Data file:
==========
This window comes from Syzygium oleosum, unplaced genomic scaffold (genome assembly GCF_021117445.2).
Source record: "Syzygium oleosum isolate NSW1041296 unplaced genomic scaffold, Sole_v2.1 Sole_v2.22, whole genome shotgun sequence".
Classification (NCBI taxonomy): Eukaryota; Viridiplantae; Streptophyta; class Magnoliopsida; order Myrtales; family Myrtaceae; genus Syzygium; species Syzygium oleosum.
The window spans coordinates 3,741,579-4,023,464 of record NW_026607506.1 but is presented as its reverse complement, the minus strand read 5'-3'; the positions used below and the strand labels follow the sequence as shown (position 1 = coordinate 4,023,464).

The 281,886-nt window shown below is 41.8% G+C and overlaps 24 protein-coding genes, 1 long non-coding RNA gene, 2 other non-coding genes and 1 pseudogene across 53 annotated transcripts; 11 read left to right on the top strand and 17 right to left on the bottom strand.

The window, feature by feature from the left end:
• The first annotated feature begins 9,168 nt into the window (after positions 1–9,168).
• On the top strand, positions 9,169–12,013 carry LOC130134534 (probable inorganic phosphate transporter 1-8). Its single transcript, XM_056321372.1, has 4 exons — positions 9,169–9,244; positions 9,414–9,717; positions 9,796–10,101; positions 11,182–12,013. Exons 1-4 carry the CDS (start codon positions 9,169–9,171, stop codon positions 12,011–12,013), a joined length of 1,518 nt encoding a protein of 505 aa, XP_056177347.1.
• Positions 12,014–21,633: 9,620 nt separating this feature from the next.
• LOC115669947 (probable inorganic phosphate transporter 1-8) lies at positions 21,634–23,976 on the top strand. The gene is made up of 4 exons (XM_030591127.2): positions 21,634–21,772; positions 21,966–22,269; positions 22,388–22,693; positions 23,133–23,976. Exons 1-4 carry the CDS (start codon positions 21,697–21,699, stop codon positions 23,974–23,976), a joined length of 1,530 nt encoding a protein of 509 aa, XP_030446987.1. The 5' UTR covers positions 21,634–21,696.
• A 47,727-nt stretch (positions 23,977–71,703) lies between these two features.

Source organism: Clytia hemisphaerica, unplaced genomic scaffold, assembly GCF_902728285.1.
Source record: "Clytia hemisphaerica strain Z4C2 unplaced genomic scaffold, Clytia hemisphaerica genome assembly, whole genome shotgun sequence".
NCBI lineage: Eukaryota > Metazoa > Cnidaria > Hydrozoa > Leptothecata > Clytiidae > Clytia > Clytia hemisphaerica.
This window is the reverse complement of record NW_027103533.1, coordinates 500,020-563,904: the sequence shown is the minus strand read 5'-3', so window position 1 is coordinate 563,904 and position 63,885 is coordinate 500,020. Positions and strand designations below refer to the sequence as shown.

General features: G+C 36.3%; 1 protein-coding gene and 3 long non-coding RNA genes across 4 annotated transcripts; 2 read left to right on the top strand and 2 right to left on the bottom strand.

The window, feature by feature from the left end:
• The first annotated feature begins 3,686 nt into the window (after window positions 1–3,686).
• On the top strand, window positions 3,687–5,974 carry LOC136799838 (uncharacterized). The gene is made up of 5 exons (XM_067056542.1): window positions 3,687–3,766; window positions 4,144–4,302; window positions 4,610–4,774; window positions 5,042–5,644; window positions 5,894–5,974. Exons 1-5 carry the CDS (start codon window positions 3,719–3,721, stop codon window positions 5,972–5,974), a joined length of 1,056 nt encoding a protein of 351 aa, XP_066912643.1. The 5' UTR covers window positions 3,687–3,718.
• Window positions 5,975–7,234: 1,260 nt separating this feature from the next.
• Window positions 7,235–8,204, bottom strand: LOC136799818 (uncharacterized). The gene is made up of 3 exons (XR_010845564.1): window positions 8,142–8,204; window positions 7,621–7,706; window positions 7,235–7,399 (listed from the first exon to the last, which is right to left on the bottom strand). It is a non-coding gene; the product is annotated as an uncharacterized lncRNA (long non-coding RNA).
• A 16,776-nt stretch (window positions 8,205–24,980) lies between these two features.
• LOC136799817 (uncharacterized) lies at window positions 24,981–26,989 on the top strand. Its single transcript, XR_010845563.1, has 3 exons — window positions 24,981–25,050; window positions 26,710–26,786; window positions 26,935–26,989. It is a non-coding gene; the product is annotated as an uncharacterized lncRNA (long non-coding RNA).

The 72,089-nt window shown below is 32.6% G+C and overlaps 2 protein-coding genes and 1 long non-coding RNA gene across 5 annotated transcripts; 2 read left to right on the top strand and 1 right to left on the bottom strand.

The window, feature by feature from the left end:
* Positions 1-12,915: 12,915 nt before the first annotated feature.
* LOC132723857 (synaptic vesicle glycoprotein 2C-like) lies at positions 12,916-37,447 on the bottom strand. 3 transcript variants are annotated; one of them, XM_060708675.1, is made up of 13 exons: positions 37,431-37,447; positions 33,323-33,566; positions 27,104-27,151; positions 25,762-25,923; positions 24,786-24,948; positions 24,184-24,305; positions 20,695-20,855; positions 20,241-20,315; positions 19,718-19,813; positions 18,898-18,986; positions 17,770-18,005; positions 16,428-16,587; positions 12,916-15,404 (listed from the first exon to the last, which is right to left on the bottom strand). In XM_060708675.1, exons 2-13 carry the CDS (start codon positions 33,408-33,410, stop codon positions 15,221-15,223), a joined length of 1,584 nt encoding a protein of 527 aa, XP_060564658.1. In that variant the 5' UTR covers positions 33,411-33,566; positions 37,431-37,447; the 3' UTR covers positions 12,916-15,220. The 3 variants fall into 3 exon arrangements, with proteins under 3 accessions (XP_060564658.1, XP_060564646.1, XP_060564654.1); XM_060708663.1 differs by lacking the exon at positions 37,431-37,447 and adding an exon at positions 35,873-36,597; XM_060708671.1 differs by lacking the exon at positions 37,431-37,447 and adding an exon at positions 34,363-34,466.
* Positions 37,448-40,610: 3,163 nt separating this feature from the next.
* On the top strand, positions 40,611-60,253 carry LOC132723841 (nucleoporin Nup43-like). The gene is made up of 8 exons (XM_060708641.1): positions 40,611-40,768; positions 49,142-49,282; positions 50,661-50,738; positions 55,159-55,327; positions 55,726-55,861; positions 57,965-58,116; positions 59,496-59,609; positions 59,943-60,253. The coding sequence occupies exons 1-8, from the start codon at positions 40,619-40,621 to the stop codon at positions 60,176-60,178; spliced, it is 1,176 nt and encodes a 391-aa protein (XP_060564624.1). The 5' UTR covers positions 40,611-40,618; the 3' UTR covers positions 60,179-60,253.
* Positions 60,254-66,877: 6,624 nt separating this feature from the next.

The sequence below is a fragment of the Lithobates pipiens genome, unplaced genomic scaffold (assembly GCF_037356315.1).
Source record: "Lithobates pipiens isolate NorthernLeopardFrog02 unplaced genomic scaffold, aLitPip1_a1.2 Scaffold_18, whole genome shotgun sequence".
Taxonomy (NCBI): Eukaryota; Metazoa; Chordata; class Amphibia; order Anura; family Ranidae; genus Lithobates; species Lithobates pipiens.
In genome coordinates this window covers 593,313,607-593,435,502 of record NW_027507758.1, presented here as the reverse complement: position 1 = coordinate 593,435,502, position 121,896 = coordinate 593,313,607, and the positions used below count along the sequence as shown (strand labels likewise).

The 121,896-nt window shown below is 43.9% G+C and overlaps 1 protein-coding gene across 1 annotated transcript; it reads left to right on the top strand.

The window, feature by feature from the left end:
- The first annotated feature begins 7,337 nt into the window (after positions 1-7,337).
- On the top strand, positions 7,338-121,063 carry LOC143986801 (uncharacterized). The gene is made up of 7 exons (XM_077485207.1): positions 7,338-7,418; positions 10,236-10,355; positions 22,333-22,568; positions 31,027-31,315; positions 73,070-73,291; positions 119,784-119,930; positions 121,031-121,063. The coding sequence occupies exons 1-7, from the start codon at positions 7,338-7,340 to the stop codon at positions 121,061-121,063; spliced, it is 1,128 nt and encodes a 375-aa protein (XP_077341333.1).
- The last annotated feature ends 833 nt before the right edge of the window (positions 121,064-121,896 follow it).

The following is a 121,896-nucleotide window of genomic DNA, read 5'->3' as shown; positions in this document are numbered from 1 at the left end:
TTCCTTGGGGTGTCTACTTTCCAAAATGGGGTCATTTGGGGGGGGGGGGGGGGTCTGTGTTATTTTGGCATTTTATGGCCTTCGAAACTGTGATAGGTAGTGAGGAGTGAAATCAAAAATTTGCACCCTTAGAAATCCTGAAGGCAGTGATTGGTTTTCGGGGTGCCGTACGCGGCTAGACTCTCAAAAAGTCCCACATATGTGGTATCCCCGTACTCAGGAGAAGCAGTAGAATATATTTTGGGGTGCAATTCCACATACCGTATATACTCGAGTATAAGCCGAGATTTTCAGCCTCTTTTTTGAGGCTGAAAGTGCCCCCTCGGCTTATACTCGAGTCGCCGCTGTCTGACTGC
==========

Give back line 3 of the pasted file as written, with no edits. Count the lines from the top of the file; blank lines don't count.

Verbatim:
Classification (NCBI taxonomy): Eukaryota; Viridiplantae; Streptophyta; class Magnoliopsida; order Myrtales; family Myrtaceae; genus Syzygium; species Syzygium oleosum.